Content Ode to the West Wind was conceived and chiefly written in a wood beside the Arno, near Florence. It is divided into two parts; the first one, consisting of the first three stanzas, deals with the effects of the wind on the land, the sky and the sea, through the different seasons, and Shelley addresses the wind personally as if it were a deity. The second part, on the contrary, consisting of the final two stanzas, deals with the poet's identification with the wind, the force and power of which he summons, both to give new energy to his work and for the political regeneration of Europe. Shelley, in fact, is concerned with the regeneration of himself poetically, spiritually and of Europe politically. The west wind is seen as the force necessary to effect this generation.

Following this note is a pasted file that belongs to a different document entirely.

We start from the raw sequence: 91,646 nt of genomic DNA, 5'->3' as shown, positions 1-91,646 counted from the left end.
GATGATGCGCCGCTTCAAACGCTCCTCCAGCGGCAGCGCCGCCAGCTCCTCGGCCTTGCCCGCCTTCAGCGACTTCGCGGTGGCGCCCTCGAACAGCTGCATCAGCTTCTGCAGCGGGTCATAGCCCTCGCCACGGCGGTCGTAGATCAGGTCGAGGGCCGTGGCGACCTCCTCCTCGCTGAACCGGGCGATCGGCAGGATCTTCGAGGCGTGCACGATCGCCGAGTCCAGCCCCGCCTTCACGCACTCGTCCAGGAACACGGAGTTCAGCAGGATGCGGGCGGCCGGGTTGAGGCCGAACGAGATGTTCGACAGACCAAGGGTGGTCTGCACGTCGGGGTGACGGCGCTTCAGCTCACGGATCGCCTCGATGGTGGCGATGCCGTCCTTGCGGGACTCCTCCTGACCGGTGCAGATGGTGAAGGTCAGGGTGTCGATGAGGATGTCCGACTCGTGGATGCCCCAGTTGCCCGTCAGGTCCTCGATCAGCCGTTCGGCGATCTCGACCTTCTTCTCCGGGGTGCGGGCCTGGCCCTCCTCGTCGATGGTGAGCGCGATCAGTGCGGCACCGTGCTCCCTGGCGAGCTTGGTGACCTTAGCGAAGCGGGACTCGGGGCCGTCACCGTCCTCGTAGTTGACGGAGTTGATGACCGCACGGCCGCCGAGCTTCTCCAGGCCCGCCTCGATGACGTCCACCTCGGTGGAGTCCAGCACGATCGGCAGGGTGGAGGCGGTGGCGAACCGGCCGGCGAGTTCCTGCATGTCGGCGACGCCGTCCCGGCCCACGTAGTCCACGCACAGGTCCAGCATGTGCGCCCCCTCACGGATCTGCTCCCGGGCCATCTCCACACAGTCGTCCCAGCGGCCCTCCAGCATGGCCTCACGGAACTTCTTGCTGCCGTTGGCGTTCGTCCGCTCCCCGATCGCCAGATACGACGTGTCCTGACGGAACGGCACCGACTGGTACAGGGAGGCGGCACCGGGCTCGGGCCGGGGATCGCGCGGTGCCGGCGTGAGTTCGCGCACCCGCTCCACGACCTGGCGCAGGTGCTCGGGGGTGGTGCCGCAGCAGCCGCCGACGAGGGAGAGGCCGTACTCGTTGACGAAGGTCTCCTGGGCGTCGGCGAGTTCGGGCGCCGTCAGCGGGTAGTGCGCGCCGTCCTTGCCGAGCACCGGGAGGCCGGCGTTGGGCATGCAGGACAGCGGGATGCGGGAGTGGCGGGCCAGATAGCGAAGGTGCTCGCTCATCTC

As already pointed out, stanza 1 describes the effect of the wind on the land first in autumn and then in spring. In the former season the wind is presented as a destroyer of the previous season and its action is characterized by images of death. This function changes in spring when the wind is seen as a preserver, thus restoring the life that autumn had taken away from the land. The images change accordingly and words which evoke rebirth and life are introduced. Right from stanza 1 the wind is addressed directly, through the use of the second-person pronoun thou. This personification is further developed through the attribution to the wind of verbs denoting human faculties, like wakest, hear, etc.
In stanza 2 the action of the wind shifts from the land to the sky, but the images the poet uses are still linked to the preceding ones. The clouds in fact are compared to leaves and boughs. These clouds are angels, in the sense of messengers, of the rain and lightning that will come at nightfall. Also in this case, however, the wind is presented in autumn and its function is a destructive one, because it deals with rain, hail and storm.